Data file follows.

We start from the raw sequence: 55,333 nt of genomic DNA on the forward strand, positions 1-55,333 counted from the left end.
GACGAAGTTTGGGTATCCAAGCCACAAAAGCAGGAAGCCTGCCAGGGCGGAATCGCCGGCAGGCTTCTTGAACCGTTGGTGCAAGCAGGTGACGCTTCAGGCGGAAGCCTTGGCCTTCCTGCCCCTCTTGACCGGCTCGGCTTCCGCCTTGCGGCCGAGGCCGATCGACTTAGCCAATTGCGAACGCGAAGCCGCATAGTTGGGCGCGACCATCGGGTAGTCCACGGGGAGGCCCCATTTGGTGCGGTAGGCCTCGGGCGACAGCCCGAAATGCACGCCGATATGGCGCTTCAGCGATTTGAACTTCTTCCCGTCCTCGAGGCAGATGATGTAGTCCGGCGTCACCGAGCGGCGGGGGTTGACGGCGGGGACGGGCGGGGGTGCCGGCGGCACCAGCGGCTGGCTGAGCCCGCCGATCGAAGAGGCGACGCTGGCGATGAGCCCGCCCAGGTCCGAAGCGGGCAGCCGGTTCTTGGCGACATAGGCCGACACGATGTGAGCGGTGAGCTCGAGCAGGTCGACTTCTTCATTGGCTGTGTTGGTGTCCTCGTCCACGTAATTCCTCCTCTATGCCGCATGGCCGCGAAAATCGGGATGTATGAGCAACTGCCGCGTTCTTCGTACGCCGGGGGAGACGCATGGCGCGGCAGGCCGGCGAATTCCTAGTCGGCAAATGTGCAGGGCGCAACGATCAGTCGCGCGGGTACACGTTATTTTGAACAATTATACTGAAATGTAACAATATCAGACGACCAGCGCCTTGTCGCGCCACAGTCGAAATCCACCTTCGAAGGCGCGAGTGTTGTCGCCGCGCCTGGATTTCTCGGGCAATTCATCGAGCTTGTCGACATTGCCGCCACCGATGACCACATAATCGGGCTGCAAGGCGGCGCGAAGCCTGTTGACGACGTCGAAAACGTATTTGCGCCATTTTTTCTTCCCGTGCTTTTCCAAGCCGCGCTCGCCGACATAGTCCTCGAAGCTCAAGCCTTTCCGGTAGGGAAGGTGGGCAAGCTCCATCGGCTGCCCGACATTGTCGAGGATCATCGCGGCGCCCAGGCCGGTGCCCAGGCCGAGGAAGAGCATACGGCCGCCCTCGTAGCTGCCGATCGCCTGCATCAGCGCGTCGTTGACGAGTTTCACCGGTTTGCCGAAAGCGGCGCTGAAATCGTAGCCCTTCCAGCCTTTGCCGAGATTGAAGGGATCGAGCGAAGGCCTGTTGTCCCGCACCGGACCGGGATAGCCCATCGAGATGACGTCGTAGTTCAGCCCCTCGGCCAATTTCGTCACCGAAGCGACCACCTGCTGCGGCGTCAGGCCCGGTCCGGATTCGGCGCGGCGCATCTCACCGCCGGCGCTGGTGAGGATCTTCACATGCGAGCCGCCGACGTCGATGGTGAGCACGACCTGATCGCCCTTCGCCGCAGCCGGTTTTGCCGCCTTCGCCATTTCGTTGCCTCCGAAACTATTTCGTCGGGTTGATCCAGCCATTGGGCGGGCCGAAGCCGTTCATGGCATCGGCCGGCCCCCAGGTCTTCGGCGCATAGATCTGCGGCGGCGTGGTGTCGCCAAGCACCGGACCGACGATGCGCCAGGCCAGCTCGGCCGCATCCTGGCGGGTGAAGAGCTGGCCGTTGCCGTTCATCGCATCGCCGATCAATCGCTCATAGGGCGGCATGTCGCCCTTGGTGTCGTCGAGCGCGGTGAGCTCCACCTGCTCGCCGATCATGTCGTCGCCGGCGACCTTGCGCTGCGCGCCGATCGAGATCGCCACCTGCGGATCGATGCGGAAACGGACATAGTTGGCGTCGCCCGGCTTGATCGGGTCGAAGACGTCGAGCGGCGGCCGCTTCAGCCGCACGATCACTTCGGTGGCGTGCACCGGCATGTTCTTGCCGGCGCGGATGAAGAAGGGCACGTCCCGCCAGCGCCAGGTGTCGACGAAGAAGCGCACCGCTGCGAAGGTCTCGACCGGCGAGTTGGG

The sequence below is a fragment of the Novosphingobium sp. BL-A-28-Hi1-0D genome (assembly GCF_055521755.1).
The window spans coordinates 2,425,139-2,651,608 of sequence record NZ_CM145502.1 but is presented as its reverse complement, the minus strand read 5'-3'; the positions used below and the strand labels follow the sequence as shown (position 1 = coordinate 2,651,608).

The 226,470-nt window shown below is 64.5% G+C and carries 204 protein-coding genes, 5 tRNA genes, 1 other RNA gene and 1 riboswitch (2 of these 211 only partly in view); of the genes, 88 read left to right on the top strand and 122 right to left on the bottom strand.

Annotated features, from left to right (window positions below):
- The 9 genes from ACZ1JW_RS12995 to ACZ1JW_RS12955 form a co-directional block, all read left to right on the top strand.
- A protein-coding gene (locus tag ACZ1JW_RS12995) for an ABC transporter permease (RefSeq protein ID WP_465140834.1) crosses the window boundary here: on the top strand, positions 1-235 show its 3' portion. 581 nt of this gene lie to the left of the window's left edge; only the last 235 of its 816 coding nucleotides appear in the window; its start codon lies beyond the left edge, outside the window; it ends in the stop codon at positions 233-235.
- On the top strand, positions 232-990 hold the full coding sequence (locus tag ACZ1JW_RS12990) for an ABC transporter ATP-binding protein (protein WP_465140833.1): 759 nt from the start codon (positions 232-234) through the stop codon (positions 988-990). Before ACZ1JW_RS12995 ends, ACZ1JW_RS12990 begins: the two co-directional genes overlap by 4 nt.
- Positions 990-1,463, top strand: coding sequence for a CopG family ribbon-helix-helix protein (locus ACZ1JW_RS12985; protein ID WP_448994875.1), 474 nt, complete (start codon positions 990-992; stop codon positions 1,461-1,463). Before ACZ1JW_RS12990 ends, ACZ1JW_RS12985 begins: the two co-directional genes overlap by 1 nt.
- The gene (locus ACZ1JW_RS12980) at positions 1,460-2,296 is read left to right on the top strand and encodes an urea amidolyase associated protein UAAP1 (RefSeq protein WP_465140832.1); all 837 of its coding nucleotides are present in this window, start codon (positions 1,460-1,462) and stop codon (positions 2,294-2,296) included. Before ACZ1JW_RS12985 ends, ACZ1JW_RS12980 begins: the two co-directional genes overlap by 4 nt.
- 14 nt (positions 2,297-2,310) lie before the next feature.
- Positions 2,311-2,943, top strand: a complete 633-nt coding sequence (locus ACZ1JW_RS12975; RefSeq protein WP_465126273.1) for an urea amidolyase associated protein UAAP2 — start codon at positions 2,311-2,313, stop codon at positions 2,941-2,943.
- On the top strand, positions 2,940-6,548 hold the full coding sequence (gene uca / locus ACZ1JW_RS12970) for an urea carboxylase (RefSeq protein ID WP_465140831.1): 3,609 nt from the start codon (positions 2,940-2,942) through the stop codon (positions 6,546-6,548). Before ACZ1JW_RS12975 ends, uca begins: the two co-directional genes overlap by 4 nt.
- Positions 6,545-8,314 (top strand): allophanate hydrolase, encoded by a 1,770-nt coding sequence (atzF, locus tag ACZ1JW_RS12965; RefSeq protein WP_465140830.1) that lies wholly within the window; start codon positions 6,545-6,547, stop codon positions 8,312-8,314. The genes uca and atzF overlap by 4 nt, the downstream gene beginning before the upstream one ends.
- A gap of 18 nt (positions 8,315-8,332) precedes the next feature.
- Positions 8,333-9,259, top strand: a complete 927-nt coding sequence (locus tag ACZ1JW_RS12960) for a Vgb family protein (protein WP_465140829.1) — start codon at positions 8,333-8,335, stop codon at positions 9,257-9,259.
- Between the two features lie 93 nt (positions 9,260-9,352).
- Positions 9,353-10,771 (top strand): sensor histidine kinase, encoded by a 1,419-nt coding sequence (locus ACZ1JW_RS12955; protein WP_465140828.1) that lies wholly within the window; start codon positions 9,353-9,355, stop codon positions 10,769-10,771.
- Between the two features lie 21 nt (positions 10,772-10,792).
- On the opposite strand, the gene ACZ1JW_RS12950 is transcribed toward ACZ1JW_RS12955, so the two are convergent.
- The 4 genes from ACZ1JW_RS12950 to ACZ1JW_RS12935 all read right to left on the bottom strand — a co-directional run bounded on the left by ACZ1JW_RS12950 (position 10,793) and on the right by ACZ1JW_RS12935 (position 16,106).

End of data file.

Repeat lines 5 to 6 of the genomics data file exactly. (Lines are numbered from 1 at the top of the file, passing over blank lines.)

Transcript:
The 226,470-nt window shown below is 64.5% G+C and carries 204 protein-coding genes, 5 tRNA genes, 1 other RNA gene and 1 riboswitch (2 of these 211 only partly in view); of the genes, 88 read left to right on the top strand and 122 right to left on the bottom strand.

Annotated features, from left to right (window positions below):